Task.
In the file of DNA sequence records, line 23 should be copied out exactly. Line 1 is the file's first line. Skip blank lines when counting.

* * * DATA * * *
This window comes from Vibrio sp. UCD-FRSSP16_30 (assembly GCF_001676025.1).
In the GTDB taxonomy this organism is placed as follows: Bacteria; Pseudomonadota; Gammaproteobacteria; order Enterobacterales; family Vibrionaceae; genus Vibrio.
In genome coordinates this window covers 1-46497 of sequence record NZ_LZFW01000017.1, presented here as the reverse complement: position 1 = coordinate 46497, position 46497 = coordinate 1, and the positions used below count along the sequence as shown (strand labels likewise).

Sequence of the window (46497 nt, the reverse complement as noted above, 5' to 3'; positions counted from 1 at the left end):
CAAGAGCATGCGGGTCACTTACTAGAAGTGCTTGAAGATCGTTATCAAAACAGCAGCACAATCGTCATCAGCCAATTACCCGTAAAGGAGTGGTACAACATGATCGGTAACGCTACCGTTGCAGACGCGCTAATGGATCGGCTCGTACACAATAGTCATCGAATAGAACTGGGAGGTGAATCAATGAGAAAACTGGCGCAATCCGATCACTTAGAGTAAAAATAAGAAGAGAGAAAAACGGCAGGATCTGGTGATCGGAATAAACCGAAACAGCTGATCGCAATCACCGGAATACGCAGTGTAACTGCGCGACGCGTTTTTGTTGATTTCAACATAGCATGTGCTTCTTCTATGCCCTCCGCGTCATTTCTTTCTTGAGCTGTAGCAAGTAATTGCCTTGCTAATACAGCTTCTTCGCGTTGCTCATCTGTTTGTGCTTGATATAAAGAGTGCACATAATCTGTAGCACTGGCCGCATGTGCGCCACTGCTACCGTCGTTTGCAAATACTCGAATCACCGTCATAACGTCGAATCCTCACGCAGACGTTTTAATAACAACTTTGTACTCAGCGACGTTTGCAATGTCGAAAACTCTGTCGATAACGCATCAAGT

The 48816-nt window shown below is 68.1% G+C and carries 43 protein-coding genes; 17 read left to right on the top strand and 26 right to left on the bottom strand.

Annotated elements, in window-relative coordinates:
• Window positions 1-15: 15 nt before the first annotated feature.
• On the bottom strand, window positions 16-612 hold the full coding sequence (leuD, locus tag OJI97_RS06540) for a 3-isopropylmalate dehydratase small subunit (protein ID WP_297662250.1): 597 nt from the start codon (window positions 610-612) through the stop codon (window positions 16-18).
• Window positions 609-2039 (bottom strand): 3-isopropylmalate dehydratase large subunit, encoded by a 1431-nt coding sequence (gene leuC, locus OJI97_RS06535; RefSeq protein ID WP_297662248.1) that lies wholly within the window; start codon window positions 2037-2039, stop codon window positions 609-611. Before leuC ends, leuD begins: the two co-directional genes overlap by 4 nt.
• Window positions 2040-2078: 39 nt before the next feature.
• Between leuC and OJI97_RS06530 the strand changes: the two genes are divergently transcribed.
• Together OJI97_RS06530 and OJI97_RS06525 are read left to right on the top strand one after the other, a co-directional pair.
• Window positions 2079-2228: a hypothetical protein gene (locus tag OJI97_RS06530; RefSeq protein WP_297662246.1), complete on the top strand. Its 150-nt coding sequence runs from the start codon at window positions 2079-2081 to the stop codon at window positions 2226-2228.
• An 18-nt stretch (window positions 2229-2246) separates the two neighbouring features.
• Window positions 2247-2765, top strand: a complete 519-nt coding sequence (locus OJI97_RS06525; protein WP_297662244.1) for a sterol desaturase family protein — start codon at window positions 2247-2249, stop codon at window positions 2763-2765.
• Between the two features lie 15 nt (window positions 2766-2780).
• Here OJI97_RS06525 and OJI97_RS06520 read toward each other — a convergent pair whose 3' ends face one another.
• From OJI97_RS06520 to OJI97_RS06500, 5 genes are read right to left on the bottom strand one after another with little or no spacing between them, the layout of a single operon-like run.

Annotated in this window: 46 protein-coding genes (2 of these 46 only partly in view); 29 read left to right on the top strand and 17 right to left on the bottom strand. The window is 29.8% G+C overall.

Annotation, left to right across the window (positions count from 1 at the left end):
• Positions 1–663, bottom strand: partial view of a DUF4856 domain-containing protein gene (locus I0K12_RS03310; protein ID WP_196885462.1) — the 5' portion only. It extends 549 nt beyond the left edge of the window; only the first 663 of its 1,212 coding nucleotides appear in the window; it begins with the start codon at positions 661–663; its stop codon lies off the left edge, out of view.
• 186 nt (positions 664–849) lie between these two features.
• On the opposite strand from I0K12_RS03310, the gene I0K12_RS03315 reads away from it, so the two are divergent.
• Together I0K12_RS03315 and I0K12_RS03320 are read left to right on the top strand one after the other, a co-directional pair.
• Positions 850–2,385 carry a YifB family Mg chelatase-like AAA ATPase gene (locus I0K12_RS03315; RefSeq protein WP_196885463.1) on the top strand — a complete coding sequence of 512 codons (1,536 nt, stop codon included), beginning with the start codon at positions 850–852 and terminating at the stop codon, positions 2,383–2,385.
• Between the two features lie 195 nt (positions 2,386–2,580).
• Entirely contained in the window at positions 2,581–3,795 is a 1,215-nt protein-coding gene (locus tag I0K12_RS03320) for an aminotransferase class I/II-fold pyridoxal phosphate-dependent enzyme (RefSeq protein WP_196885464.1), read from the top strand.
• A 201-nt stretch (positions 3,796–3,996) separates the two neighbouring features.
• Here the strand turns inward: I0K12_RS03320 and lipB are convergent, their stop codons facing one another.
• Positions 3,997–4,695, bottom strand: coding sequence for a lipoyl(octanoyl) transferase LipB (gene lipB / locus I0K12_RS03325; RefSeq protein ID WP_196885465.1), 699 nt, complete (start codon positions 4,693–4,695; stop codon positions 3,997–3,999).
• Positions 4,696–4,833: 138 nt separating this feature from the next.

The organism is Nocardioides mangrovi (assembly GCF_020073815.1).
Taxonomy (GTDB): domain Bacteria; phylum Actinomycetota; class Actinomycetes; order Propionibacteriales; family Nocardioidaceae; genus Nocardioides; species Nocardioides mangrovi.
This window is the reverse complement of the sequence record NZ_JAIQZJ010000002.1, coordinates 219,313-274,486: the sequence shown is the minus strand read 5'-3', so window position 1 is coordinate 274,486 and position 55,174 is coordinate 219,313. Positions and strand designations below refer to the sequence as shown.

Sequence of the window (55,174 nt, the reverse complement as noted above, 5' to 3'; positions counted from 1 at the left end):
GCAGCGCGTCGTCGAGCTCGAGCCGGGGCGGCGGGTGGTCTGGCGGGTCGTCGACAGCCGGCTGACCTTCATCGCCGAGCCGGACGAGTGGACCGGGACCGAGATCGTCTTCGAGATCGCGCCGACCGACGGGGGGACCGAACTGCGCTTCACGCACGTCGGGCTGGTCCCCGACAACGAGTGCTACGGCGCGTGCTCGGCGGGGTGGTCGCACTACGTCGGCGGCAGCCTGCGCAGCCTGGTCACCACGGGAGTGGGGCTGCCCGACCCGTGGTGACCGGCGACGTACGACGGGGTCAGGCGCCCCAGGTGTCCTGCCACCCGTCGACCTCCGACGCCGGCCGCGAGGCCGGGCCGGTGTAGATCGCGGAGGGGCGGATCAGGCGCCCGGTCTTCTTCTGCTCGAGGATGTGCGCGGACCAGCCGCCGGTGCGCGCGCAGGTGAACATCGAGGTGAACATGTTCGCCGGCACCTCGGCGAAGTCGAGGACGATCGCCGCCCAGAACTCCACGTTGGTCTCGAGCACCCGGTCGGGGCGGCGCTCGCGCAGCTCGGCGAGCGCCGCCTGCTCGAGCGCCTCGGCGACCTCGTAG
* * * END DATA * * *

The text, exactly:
• 186 nt (positions 664–849) lie between these two features.